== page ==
Kate was the first to really understand what I needed in a bag. Big enough, but not briefcase sized. Pockets. Easy in-and-out mechanisms. Solid colors that go with everything. Not too heavy. Not ostentatious.

I haven’t bought a Kate Spade bag in years. She’s a days gone by girl in my purchasing platform. But she, and the accessories she created, was an accessory in a decade of growth for me, and I carried her with me everywhere. Comfortably. Confidently. I wish her Godspeed to wherever she is headed. And I thank her and yearn for Kate Spade days of old.


Good or Evil. Either Or.

October 2003

Last week the headmaster from the school my daughter attended through fifth grade was arrested for child pornography. It seems that he was entering chat rooms for 13- and 14-year-olds and sending them graphic pictures of things he would like to do to them. I forced myself to write the last two sentences. It is the only way to make real the fact that someone I know — an old, old friend — has a dark side that reaches far beyond what I can look at with any compassion whatsoever.

imagesJack’s picture — not one of the many I have of him in a scrapbook, but rather, his mug shot — was staring at me from the front page of the NY Post when I went to work on Tuesday. I looked into his eyes and wondered who he is. I thought back to my memories of lunches gone by, where he taught me things: that grammar is not as important as expressing yourself; that my daughter is special; that I was better at pool than he is; that basketball is a game of ballet, teamwork, and resilience; and that he was willing to stand up and ask for what he wanted.

You see, I thought I knew this man. I do know this man. I am certain that he woke up each and every day and was as certain as I am that I won’t eat sugar today, that this was the day he would stop doing what could hurt the individuals he has done so much to serve. He is/was (which tense to use is a complicated issue for me now) a caring person, often putting others above himself. Watching him teach Cuisenaire rods to first-graders because he loves math and wants kids to love it too was like watching a great movie.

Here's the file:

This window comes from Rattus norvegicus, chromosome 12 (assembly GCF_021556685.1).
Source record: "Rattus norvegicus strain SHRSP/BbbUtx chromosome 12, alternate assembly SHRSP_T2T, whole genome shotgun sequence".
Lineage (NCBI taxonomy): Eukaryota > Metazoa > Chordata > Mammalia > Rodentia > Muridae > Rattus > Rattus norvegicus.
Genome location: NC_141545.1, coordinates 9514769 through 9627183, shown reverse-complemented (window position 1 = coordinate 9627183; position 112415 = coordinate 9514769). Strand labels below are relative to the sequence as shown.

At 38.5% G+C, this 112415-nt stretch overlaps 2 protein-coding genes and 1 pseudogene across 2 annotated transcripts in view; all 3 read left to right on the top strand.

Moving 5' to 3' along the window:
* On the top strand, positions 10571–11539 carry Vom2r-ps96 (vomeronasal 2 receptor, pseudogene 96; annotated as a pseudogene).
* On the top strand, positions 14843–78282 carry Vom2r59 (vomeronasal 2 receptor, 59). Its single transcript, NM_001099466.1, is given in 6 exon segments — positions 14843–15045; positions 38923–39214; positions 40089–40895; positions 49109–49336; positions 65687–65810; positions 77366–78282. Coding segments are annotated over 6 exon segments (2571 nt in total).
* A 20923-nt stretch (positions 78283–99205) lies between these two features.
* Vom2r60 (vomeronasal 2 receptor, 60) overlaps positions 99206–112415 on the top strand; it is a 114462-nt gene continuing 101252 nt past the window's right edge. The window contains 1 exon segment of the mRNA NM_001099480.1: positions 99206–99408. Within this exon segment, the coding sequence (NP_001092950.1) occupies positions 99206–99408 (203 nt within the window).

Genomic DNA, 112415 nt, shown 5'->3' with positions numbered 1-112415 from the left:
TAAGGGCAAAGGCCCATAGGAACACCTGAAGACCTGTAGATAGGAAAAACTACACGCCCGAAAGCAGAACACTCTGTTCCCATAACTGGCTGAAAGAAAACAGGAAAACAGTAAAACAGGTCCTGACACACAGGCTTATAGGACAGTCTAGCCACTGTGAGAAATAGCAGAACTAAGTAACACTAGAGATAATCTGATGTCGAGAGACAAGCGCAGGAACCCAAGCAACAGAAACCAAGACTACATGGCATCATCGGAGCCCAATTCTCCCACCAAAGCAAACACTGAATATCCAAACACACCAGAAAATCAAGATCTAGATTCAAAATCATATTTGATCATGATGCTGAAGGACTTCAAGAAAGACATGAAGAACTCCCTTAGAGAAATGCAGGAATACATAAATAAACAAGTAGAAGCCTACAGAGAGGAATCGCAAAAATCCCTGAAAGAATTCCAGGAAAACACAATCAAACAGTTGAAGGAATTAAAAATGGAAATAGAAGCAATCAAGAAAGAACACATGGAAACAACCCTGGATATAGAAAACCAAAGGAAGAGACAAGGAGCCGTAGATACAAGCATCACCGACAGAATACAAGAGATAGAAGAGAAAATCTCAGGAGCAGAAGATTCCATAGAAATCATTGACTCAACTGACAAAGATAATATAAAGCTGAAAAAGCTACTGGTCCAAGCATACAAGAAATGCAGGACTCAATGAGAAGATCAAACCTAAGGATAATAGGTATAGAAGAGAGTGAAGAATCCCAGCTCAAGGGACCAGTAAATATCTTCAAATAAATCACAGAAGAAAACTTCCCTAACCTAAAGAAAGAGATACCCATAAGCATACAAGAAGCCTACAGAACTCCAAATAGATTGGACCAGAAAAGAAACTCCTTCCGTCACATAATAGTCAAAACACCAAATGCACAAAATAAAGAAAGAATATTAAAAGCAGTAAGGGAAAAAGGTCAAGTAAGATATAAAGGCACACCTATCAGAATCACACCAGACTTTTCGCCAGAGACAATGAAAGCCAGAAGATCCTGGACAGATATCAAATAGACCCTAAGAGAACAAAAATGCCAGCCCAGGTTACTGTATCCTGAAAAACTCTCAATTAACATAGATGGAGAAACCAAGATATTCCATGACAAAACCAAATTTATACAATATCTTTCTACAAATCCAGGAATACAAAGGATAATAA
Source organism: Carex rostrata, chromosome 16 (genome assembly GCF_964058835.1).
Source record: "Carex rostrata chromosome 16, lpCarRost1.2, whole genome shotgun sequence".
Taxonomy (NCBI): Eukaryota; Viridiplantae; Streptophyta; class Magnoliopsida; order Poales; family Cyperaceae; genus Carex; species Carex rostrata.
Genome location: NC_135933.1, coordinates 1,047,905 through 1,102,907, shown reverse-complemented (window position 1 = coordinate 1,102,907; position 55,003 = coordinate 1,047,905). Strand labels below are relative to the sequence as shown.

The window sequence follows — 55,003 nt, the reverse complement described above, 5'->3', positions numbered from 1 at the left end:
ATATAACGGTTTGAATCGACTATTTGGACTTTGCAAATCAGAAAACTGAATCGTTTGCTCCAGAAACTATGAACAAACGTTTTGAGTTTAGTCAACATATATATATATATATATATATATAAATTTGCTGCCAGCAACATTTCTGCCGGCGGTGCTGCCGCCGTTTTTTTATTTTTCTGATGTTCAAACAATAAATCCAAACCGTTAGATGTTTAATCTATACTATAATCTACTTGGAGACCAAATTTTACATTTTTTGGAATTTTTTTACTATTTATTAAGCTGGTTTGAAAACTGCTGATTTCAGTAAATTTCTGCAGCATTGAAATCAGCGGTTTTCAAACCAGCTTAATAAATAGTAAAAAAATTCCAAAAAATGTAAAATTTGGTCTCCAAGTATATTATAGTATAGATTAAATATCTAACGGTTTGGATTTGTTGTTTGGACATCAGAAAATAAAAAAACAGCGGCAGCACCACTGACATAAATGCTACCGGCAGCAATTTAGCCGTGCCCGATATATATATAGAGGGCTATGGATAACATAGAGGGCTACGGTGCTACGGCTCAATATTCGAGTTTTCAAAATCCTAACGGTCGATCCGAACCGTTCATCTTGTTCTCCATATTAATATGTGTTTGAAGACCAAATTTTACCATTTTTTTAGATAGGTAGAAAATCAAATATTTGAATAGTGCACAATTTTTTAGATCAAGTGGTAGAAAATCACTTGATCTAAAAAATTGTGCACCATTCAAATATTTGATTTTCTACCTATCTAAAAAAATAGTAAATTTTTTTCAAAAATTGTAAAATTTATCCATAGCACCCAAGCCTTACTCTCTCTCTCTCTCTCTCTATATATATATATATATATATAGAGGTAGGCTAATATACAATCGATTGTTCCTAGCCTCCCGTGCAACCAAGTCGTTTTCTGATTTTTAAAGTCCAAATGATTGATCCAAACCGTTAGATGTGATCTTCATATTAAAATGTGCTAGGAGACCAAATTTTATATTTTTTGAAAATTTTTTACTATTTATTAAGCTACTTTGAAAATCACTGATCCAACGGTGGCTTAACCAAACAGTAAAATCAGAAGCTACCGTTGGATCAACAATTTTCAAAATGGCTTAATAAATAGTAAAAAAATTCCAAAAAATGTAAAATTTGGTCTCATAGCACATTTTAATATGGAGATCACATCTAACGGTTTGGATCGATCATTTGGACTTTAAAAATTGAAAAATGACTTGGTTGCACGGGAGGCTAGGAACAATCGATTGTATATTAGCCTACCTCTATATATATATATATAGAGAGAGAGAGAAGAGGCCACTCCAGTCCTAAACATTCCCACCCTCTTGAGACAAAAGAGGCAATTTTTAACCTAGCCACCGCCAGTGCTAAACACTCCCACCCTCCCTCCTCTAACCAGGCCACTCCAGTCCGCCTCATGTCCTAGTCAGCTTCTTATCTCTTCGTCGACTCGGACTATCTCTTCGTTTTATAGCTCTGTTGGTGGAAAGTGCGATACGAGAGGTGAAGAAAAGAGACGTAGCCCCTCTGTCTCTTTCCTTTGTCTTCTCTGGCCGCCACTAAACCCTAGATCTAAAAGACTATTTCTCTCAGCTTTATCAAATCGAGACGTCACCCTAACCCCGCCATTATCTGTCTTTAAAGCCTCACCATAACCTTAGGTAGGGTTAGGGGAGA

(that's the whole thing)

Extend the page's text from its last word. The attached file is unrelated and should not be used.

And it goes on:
So, how to figure out the larger picture? I realize today that we are not one-dimensional. I have always been confident that the scumbags who hurt our children are only that: scumbags who hurt children. But here is a man who mentored thousands of young individuals through adolescence (including my adopted daughter from Bosnia) with a kindness and sense of purpose that gave them the confidence to believe that they are someone. How can I possibly reconcile that man with the man staring back at me from a mug shot — a man who preyed upon at least one 14-year-old girl?

Truth is, I can’t. Which leads me to the point of this missive, and that is that the old adage “Judge not …” is not something to ignore. I really can’t judge him. I want him to get help. I want him to serve time. And, perhaps most importantly, I want him to know that he is more to me than the sum of his darkest side. And, that I will likely never see him again.

We never really know the pain, evil, and horror inside those around us. I have to believe that this lesson — Jack’s last as one of my educators — is that one-dimensional no longer applies to people. Good and evil are not absolutes. It’s time for me to realize that three-dimensional does not necessarily mean three like dimensions, but rather, many dimensions that don’t always fit together to make a perfect whole.

May 2018

It’s 15 years later, and Harvey Weinstein and oh-so-many others have been felled by truth. We are all trying to distinguish truth from lies, and discovering what I wrote in my journal 15 years ago about a man I have thought of often over the years comes to mind. He had a number of truths: Great educator. Mentor to thousands of kids. Pedophile. All truths.

So, I see him differently now. I see how he groomed me by helping me with my weaknesses to arrive at his endgame. We gave more money to the school because of my relationship with him. I supported changes he wanted to make in the school. I elevated his stature through my own. I was his friend.